Unfortunately, HB 2418 contained several other changes to state elections law that forced many lawmakers to oppose the measure. One would raise the threshold for becoming a political committee from $3,000 to $5,000 (this will mean that in many local races, there will not be disclosure of campaign contributions or expenditures because the candidate will never raise or spend $5,000).
Another controversial portion of the measure changes Lake County to a county board of election commissioners system with the chief judge of the circuit court appointing the commissioners. This was done over the objection of most elected officials of Lake County and is expected to increase costs for Lake County taxpayers.
A third change will make it more difficult to challenge Chicago aldermen by doubling the number of signatures needed by prospective candidates to get on the ballot.
Dept. of Transportation Loan Program
A new revolving loan program was contained in HB 3267, which creates the disadvantaged business revolving loan and grant program. The measure turns the state’s Department of Transportation into a lender for low-interest loans to businesses to allow them to participate in construction and construction-related contracts.
While lawmakers generally applauded the intent of the program, some raised concern that it would divert up to $3 million a year from the state’s Road Fund for the next five years.
Protecting the elderly
In order to better protect the elderly from physical or financial abuse, Senate Bill 1287 will prohibit anyone who has been convicted of felony harm or threat to a minor from being appointed to serve as a guardian of a person or an estate of an elderly person.
Previously, only a person convicted of a felony involving a threat or harm to an elderly or disabled person was not allowed to serve as an elder guardian.
Senate Bill 2157 will allow physically-challenged students to be excused from physical education classes if they are participating in an organized adaptive athletics program.
Similar exemptions have long been available to students who participate in other organized physical activities, such as interscholastic sports. The legislation was prompted by a student in the Lockport area who participates in an adaptive sport outside of school, but was unable to receive a waiver from the school’s physical education requirements and therefore could not fit desired electives and advanced placement classes in his schedule. The measure passed unanimously in both the Senate and House.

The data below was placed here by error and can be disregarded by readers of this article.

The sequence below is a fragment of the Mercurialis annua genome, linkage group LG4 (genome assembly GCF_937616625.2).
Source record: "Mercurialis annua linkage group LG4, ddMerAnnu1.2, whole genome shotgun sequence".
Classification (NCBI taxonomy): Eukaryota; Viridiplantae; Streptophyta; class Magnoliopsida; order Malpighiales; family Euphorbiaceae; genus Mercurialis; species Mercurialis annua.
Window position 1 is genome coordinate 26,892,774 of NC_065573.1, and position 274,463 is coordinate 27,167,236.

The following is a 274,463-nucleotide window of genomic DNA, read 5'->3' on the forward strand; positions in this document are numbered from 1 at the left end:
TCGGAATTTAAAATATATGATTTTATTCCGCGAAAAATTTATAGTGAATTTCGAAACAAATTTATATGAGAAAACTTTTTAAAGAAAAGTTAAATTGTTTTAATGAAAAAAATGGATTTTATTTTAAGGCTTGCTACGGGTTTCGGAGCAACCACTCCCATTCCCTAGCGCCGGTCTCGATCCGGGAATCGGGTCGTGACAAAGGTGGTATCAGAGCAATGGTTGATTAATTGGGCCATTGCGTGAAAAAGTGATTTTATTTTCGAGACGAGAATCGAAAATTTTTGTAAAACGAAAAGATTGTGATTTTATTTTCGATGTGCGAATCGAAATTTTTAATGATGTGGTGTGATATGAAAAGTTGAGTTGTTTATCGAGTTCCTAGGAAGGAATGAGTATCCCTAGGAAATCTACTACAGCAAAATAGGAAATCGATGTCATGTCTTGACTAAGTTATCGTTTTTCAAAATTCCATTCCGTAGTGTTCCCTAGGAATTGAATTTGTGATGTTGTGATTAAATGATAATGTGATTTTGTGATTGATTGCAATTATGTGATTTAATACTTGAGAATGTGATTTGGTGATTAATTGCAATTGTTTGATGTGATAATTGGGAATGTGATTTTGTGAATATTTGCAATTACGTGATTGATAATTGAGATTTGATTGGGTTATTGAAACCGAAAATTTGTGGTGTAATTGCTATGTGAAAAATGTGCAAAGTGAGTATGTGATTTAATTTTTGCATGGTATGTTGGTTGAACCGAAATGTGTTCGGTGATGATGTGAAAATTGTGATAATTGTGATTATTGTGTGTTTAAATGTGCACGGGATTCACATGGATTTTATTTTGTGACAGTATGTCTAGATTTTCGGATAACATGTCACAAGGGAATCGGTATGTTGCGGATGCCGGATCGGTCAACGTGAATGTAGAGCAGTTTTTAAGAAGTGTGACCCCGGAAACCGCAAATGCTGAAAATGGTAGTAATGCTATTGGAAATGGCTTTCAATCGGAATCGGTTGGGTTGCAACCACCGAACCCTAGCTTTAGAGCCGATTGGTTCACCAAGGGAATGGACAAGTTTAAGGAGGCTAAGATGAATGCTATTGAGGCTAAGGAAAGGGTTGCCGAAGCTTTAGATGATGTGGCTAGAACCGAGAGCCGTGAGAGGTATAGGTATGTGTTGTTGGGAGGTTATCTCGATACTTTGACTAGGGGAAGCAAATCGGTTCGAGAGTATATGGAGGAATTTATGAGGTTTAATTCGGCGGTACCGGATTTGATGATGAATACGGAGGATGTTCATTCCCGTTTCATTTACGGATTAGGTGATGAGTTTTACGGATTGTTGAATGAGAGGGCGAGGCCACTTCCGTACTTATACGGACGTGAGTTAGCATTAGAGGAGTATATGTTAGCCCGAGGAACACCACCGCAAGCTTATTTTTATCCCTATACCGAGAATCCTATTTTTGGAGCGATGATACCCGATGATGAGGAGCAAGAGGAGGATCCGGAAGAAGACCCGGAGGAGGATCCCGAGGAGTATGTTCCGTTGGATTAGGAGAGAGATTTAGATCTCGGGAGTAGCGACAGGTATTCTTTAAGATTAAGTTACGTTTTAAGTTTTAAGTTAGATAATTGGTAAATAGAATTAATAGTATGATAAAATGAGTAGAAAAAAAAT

State Fire Marshall withdraws proposed rules before JCAR
In a press release from State Fire Marshall Larry Matkaitis, he issued a statement regarding the proposal of the Office of the State Fire Marshal (OSFM) to update Illinois’ fire safety code for the first time in more than a decade. The proposed rule will no longer be considered in from of the Joint Committee on Administrative Rules (JCAR) at this time. His statement is as follows:
“After months of study into how we can better protect the lives and property of Illinois residents, I directed my office to draft Illinois’ first fire code update in 11 years. As the brave first responders alongside who I have served during four decades in fire protection know, Illinois needs 21st century fire safety standards. Since we began this process, we conducted numerous meetings with local officials, legislators, fire safety professionals, community leaders and residents who have all expressed a desire to strengthen Illinois’ fire safety. We have received an unprecedented amount of public input and suggestions through emails, letters and public meetings. In the course of this process, it’s become clear than y proposed state rule needs additional refinement. Therefore today I am officially withdrawing the proposed rule before the Joint Committee on Administrative Rules to take into account substantial public comment and carefully re-examine this issue.”